The United Nations human rights committee has called for a global ban of female genital mutilation in what campaigners have labeled a "breakthrough".
Amnesty International said the resolution represented a "major boost to civil society organisations fighting for an end to the abusive practice".
José Luis Díaz, Amnesty International’s UN representative in New York, said: “FGM is an indictment of us all - that a girl or young woman can be held down and mutilated is a violation of her human rights and - shockingly - an estimated three million girls are at risk each year.
“Vitally, this UN resolution places FGM in a human rights framework and calls for a holistic approach, stressing as it does the importance of empowerment of women, promotion and protection of sexual and reproductive health and breaking the cycle of discrimination and violence."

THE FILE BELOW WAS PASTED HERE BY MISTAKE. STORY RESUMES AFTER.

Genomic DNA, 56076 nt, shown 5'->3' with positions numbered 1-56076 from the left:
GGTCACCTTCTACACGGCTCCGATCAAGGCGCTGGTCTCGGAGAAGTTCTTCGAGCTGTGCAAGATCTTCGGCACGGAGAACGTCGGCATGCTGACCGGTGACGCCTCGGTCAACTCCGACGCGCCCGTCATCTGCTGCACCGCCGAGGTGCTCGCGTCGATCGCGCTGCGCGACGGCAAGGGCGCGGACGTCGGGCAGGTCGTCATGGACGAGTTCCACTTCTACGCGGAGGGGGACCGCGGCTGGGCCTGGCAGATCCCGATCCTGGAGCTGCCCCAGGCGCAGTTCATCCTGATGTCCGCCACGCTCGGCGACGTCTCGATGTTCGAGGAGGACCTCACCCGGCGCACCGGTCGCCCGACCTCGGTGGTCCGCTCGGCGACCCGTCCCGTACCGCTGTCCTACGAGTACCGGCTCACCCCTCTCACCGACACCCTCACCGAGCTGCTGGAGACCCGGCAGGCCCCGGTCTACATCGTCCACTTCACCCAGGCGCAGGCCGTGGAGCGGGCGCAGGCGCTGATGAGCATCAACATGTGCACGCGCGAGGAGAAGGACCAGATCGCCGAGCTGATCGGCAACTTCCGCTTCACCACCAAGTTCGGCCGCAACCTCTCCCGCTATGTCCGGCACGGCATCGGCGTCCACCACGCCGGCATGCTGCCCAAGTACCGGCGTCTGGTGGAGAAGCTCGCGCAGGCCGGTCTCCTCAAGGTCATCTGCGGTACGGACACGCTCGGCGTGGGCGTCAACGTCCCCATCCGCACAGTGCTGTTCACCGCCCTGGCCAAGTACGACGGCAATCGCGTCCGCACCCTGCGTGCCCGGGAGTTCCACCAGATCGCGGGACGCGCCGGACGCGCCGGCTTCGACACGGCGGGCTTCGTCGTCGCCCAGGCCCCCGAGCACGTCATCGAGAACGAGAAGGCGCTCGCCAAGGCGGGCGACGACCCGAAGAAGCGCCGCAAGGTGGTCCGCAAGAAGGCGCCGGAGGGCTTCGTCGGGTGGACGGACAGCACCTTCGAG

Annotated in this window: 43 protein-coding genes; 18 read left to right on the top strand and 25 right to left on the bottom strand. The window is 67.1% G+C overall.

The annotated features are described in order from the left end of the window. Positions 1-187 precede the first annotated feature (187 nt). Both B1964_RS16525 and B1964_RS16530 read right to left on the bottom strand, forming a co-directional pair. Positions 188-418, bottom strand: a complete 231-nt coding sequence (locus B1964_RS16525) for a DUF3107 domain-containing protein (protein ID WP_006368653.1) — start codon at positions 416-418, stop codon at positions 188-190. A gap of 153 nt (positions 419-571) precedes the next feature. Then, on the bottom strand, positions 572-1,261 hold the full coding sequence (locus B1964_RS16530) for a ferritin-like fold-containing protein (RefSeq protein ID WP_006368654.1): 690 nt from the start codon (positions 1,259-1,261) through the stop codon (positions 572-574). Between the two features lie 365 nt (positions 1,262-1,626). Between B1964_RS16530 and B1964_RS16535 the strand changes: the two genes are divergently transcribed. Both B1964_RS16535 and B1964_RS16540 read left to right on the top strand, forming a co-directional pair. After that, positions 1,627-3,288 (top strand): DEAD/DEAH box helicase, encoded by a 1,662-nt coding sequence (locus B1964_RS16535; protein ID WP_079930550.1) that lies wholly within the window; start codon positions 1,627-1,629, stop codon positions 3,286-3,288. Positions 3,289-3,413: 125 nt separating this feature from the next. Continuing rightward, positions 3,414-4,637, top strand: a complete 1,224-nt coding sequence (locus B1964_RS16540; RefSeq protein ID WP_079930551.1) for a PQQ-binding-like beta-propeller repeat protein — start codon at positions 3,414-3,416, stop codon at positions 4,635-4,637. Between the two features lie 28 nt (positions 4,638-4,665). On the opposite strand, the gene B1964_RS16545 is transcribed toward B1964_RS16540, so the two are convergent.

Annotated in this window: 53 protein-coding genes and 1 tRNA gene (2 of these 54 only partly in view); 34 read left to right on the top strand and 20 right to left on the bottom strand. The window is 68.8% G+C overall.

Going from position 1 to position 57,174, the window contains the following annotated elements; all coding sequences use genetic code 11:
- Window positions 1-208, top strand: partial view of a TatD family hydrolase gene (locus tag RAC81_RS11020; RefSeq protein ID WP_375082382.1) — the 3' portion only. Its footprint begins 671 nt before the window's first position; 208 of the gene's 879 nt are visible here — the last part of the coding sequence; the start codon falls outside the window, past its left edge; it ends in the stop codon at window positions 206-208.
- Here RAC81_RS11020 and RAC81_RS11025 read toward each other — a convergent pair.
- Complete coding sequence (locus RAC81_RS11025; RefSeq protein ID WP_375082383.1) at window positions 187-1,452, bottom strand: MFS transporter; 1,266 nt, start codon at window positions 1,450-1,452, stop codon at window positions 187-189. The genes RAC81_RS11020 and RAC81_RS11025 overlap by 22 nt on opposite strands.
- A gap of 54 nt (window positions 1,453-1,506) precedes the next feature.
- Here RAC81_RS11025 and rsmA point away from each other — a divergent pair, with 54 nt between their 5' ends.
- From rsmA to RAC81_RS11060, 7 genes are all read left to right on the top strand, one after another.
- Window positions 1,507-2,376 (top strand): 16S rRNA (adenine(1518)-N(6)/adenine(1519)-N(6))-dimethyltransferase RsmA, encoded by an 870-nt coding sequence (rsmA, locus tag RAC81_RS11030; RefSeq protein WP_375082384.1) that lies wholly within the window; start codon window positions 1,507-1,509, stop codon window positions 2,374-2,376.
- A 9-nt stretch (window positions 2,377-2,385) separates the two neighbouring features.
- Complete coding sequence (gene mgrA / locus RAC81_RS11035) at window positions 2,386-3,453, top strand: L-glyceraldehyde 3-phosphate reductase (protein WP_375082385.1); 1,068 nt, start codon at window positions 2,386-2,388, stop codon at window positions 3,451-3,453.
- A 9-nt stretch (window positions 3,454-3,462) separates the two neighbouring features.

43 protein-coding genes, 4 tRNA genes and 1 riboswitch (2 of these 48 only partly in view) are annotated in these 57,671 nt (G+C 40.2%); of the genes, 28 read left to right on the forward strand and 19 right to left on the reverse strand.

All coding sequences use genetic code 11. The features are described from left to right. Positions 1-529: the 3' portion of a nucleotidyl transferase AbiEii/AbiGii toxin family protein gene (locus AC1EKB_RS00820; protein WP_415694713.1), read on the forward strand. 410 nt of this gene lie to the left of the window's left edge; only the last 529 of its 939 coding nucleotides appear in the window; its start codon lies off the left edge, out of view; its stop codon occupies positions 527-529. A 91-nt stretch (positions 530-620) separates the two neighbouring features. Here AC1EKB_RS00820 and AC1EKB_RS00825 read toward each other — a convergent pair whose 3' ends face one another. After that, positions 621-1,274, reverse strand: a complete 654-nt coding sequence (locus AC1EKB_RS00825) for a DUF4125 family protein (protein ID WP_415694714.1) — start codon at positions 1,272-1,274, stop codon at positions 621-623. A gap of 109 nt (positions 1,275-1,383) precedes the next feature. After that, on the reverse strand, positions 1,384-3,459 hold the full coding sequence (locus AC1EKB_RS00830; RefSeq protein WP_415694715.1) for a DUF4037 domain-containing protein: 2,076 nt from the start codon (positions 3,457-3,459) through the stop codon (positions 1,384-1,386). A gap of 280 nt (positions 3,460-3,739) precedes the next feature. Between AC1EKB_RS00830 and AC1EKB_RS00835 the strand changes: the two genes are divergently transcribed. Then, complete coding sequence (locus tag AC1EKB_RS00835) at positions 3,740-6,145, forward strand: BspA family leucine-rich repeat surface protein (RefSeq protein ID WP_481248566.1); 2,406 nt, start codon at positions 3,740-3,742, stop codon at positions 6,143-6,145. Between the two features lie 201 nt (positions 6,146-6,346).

Cesare Maria Ragaglini, Italy's ambassador to the UN, said the resolution was a "breakthrough".
It comes after the UK government announced it was also providing support aimed at reducing FGM, with the launch of a declaration against the crime.
Up to 24,000 young girls are estimated to be at risk of female genital mutilation (FGM) in Britain, which mostly occurs when girls as young as four are taken abroad by their relatives to be “cut”. The practice has serious long-term effects and leaves women at risk of a wide range of health problems, including chronic infection, infertility, and post-traumatic stress disorder.